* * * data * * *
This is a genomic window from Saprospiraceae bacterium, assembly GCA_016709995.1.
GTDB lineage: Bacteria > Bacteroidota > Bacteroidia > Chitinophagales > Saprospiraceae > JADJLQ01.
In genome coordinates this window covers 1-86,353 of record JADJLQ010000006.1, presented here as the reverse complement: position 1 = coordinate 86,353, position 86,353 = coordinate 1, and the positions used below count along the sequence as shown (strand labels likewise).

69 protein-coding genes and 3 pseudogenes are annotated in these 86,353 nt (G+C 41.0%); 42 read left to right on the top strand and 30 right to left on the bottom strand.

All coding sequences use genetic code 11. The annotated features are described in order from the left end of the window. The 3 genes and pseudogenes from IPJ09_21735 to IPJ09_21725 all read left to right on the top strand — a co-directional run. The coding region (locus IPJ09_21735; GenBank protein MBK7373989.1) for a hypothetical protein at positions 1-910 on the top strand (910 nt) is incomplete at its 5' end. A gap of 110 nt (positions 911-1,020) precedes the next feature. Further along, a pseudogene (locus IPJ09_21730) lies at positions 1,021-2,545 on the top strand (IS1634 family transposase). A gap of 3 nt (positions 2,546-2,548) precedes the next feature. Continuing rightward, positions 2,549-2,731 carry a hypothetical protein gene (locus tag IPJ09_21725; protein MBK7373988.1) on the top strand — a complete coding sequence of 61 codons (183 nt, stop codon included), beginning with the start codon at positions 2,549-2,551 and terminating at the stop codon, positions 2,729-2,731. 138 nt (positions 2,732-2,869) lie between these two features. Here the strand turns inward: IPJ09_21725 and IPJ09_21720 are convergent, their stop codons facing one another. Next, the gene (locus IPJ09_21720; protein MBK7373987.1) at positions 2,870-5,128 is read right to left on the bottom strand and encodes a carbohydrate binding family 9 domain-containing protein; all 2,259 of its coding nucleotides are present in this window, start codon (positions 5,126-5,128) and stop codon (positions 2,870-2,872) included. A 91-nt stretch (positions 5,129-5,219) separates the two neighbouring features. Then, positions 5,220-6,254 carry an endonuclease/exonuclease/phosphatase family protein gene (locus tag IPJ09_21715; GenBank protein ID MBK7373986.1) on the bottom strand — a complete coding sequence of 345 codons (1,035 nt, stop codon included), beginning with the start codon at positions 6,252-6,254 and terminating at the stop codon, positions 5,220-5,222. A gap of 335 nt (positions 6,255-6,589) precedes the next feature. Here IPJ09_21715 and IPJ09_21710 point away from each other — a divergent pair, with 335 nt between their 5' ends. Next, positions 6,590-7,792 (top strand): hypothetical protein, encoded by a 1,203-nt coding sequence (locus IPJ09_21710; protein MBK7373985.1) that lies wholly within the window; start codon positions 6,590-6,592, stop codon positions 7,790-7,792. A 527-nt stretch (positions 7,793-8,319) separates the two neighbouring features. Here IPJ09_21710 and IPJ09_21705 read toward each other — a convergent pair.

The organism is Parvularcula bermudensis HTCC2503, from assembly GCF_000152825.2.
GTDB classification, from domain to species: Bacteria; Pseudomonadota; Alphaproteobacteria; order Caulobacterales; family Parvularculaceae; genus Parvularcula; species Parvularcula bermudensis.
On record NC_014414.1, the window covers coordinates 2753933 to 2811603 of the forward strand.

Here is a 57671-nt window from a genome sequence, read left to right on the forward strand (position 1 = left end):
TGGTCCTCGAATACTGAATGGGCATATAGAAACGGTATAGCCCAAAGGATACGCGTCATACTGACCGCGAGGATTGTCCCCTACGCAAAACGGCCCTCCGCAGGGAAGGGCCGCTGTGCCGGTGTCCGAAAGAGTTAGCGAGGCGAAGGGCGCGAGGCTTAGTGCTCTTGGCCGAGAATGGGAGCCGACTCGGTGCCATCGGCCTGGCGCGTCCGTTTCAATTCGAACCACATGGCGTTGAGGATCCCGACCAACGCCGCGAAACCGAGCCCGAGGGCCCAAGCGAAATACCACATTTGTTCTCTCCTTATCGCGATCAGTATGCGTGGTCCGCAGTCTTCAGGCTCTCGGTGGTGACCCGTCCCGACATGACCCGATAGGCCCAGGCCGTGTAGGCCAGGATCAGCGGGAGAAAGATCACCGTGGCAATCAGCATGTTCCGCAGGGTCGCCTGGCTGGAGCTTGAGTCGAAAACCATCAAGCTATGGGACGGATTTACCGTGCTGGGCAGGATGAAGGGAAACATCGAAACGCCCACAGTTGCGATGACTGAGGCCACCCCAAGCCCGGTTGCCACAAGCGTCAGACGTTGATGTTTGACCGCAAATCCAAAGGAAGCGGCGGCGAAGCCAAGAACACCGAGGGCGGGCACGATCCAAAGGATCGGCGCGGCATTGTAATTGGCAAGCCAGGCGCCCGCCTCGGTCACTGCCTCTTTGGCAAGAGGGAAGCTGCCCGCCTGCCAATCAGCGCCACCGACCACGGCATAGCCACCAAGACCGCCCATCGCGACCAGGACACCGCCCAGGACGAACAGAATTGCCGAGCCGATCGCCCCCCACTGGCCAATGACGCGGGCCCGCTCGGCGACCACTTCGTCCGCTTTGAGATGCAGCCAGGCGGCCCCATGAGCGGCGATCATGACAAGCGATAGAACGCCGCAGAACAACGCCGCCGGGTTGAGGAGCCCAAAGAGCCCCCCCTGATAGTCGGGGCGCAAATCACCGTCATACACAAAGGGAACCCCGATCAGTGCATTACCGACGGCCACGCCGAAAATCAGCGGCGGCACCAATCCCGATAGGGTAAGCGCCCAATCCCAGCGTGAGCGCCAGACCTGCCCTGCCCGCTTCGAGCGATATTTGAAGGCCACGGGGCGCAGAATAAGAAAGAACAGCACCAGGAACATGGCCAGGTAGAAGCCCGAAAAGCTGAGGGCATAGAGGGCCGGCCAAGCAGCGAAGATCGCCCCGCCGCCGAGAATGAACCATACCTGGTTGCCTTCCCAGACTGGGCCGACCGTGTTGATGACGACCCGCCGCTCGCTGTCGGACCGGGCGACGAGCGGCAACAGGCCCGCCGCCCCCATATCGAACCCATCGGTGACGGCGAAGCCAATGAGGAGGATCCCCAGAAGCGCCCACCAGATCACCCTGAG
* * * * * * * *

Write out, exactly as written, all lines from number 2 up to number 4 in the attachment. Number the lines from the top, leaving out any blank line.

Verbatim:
GTDB lineage: Bacteria > Bacteroidota > Bacteroidia > Chitinophagales > Saprospiraceae > JADJLQ01.
In genome coordinates this window covers 1-86,353 of record JADJLQ010000006.1, presented here as the reverse complement: position 1 = coordinate 86,353, position 86,353 = coordinate 1, and the positions used below count along the sequence as shown (strand labels likewise).

69 protein-coding genes and 3 pseudogenes are annotated in these 86,353 nt (G+C 41.0%); 42 read left to right on the top strand and 30 right to left on the bottom strand.